by Mečys Laurinkus, www.lrytas.lt
Toppling (taking down temporarily for restoration) the “idols” on the Green Bridge [in Vilnius] under natural field conditions with no special measures taken, I overheard the complaint: the topplers themselves name streets and hang memorial plaques to the “heroes” who took part in the shooting of Jews. The public is interested in history, reads, listens to discussions and judges the actions of the government. You cannot forbid this.
Virginijus Savukynas in his television show “Istorijos detektyvai” [History’s Detective Stories] returned to this often emotionally explosive topic. Kazys Škirpa, in whose honor a street is named in Vilnius, a noteworthy founder of the Lithuanian state and the organizer of the June, 1941, uprising against the Russians, while under house arrest in Berlin issued a statement about Jews which was totally contrary to his biography and likely his own views, one which was comparable to the spirit of the Gestapo. I will restate my thoughts again a bit later. Jonas Noreika, aka Generolas Vėtra, who had fought against the Nazis and the Bolsheviks and was shot by the latter, appointed head of the Šiauliai district administration by the Provisional Government of Lithuania in 1941, blessed with his signature the establishment of a ghetto for Jews in Žagarė, Lithuania.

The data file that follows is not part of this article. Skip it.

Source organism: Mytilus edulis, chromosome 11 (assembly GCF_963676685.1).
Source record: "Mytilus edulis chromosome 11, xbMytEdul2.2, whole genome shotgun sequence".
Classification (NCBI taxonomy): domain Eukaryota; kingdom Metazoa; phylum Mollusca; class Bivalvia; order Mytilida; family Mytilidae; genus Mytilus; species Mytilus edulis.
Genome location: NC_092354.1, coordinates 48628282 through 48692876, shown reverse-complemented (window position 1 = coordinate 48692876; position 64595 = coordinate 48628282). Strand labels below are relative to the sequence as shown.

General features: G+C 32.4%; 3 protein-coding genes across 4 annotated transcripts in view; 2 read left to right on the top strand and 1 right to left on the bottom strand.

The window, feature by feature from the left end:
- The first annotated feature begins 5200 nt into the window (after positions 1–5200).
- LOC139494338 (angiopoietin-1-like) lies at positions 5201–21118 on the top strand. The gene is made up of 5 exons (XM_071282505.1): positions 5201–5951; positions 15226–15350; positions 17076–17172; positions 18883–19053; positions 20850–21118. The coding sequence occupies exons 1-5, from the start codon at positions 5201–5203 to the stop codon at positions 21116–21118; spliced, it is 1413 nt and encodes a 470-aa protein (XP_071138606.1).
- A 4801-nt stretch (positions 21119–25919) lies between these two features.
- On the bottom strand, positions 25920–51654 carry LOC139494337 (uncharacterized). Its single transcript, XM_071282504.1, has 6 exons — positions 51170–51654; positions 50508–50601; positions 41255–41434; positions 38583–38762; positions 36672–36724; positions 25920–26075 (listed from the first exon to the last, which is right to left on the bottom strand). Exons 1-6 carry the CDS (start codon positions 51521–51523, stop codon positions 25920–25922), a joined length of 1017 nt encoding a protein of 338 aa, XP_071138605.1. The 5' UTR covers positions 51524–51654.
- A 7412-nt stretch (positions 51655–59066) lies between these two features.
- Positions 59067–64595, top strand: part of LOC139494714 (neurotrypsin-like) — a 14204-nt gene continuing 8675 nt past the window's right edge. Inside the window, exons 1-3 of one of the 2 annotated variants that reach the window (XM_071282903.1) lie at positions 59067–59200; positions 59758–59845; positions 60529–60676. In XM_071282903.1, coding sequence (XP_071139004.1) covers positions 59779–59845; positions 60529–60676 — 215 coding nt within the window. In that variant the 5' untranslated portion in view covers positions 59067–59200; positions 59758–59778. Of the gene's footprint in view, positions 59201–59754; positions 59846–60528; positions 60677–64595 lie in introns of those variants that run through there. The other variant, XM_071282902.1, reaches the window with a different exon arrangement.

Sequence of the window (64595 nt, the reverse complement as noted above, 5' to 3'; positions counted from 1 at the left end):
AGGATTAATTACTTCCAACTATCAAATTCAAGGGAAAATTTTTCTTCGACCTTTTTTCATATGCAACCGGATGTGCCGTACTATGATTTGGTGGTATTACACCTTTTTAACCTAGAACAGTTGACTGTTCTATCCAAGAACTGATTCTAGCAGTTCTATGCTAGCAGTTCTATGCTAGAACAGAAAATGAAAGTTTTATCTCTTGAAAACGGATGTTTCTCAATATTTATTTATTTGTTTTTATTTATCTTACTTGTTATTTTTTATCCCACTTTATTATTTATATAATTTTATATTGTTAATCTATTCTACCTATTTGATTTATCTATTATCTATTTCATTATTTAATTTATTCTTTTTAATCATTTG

General Vėtra (actually just a captain) has been honored with a commemorative plaque. Not somewhere marginal. On the building of the library of the Lithuanian Academy of Sciences. In an even more visible location there still stands the statue to Petras Cvirka, who brought back the sun of Stalin not at all because of any political manoeuvering to help Lithuania in the grindstones of time, but out of conviction that “Mother Russia” would take us in and protect us. Of course she did take us in, but only to a very cold place, where poets such as Kazys Jakubėnas, upon whom Cvirka informed to Soviet security, were sent.